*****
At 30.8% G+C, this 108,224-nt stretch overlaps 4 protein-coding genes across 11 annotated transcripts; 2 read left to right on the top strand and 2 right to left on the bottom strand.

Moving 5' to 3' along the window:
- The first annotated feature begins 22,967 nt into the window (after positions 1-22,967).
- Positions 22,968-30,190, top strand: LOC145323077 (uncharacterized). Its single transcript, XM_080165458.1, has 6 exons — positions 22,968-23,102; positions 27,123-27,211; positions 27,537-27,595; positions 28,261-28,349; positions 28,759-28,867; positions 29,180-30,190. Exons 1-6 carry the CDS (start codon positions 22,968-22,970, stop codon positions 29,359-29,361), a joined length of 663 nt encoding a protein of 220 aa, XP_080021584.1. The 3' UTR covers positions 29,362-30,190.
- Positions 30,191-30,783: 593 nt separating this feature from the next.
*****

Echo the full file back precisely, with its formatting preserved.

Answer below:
At 30.8% G+C, this 108,224-nt stretch overlaps 4 protein-coding genes across 11 annotated transcripts; 2 read left to right on the top strand and 2 right to left on the bottom strand.

Moving 5' to 3' along the window:
- The first annotated feature begins 22,967 nt into the window (after positions 1-22,967).
- Positions 22,968-30,190, top strand: LOC145323077 (uncharacterized). Its single transcript, XM_080165458.1, has 6 exons — positions 22,968-23,102; positions 27,123-27,211; positions 27,537-27,595; positions 28,261-28,349; positions 28,759-28,867; positions 29,180-30,190. Exons 1-6 carry the CDS (start codon positions 22,968-22,970, stop codon positions 29,359-29,361), a joined length of 663 nt encoding a protein of 220 aa, XP_080021584.1. The 3' UTR covers positions 29,362-30,190.
- Positions 30,191-30,783: 593 nt separating this feature from the next.